Ideal as a Flexible Gage: DuraMax® from Carl Zeiss

TRW Automotive is replacing gages and testing equipment in quality assurance with DuraMax, the compact scanning measuring machine

(PresseBox) ( Oberkochen, )
Gages and testing equipment are expensive, modifications difficult. DuraMax®, the compact scanning measuring machine, is ideal for use directly in production. At automotive supplier TRW Automotive in Alfdorf, Germany, DuraMax has recently begun simplifying the quality assurance process of components for vehicle safety.

At TRW Automotive, DuraMax is positioned directly next to an 800-ton press - without air conditioning - where pins for safety belts are punched from steel sheets. Despite the skepticism of the technicians who doubted that DuraMax would be unaffected by the vibrations of the press, the compact scanning CMM passed the test. The vibrations had no negative influence on the capabilities of Duramax. "Our measurements with DuraMax are reliable. We verified this in our measuring lab with another coordinate measuring machine from Carl Zeiss - a CONTURA® G2," emphasizes Robert Bühner, measuring technician at TRW. Now, around 20 production employees without a metrology specific background work with DuraMax. Curiosity was stronger than their reservations.

The automation interface of CALYPSO® measuring software enables easy selection of the part to be measured based on pictures and the given part number. The measurement is performed in one CNC run and a reliable measuring log of the workpiece is generate and printed. The data can be automatically entered into the process server for evaluation.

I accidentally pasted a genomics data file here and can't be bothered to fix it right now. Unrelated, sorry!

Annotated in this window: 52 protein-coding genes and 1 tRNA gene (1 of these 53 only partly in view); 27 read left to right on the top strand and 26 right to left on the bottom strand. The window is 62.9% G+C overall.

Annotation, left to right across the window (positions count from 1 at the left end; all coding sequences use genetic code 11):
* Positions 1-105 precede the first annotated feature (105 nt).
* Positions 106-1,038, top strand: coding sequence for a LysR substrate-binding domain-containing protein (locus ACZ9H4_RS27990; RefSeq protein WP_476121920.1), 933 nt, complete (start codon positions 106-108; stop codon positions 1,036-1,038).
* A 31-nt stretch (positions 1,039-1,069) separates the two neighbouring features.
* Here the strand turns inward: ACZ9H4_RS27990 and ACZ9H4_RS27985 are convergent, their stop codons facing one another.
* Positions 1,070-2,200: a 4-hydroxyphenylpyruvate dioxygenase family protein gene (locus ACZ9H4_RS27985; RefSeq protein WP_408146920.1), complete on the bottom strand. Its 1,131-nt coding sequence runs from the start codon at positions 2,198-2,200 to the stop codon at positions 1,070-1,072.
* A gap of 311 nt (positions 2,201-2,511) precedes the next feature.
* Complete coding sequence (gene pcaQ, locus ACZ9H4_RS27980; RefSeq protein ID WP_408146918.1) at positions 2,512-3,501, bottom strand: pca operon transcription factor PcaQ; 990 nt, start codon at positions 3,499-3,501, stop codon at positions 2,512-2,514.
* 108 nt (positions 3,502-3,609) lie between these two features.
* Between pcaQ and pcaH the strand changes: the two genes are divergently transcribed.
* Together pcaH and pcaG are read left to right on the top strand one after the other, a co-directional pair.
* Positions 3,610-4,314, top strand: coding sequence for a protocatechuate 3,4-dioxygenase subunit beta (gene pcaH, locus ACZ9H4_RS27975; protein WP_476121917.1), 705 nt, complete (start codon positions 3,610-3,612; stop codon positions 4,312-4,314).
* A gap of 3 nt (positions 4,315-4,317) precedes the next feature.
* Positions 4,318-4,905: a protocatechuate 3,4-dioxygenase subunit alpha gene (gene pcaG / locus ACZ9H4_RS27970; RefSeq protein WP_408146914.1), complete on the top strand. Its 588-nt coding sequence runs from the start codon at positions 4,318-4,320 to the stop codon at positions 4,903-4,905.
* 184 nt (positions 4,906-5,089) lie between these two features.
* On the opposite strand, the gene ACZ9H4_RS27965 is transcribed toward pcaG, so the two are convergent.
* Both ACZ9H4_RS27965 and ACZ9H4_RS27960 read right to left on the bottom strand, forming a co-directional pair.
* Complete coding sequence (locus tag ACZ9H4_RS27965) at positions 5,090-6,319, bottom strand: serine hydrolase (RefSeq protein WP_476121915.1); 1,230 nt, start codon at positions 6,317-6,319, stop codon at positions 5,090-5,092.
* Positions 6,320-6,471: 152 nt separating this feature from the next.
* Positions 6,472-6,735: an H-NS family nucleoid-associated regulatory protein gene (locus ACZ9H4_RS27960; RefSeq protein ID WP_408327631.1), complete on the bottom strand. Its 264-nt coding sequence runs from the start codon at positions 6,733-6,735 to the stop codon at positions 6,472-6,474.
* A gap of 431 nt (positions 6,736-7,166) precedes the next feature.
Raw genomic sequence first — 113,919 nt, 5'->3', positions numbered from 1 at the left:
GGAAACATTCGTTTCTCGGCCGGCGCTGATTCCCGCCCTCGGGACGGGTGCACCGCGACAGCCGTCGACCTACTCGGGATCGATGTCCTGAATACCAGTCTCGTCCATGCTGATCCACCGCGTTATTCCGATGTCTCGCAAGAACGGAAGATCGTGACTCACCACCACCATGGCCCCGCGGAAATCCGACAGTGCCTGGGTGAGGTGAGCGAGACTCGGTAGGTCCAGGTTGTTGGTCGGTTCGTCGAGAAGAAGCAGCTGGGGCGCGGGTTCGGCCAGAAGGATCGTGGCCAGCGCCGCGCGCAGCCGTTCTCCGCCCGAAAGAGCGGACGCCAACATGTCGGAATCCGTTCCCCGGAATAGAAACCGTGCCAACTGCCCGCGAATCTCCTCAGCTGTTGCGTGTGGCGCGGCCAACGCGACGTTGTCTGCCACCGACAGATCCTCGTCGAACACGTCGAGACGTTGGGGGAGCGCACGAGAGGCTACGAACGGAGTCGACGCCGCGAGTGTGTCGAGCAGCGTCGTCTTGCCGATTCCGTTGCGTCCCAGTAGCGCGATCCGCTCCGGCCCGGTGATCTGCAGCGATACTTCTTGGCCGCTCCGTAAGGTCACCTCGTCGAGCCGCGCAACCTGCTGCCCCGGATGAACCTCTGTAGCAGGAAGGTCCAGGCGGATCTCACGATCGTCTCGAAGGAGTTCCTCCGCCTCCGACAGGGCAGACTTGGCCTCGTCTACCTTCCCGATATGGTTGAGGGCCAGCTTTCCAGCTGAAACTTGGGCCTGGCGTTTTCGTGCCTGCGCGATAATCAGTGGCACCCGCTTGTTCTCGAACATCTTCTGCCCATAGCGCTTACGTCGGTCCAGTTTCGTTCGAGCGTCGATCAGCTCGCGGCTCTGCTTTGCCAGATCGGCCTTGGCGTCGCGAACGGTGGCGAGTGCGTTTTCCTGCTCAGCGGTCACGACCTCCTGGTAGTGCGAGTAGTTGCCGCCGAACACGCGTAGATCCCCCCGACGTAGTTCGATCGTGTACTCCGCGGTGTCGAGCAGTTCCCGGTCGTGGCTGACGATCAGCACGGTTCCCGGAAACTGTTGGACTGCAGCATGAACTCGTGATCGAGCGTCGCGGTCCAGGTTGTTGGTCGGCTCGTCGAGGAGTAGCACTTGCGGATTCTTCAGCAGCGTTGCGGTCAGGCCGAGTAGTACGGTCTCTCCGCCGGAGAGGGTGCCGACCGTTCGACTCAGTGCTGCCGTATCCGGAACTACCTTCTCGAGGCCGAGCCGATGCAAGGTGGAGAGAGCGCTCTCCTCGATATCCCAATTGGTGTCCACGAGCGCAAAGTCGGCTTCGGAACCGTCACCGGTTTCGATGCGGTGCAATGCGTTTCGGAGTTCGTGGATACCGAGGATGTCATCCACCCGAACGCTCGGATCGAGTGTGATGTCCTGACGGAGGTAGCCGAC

A good investment

The benefits of a measuring machine integrated into production become particularly clear during the inspections that accompany the production run: in the past TRW needed 20 minutes for a workpiece using inspection equipment, DuraMax delivers a measuring log with more valuable information in only 4 minutes.

The punching and bending process can be set and optimized more quickly for the approximately 10,000 pins that are churned out in 20 minutes. Scrap is reduced. There are no travel or downtime costs resulting from measurements in a measuring lab. The time for the overall process is also clearly lower.

Before DuraMax, initial samples had to be measured in the measuring lab, which was then unavailable for other measurements until the corrective values were determined and the production machines set up accordingly. Production personnel were only able to complete the series of accompanying measurements in production with gages and other special equipment. However, this could only deliver a limited statement on the dimensional and positional accuracy of the parts. Because the measuring results were recorded manually, process security was also not sufficiently ensured.

As a result of the increasing variety and the exponentially more involved testing, Helmut Seibert, Steel Production Manager at TRW, was faced with difficulties that could not be overcome with gages and equipment: "The repeatedly occurring process of building the corresponding equipment for new parts and verifying its capability was becoming more and more involved. "This, of course, also increased the costs." Some of this equipment cost up to 20,000 Euro. Sometimes, it was possible to inspect only the dimensions of two features.

Now, TRW has integrated many special measuring programs into the autorun interface of CALYPSO® CAD-based measuring software from Carl Zeiss. The costs needed to reproduce these programs with equipment would easily exceed the cost of DuraMax. For TRW, the purchase of a CMM for production to replace gages and other equipment was a good investment
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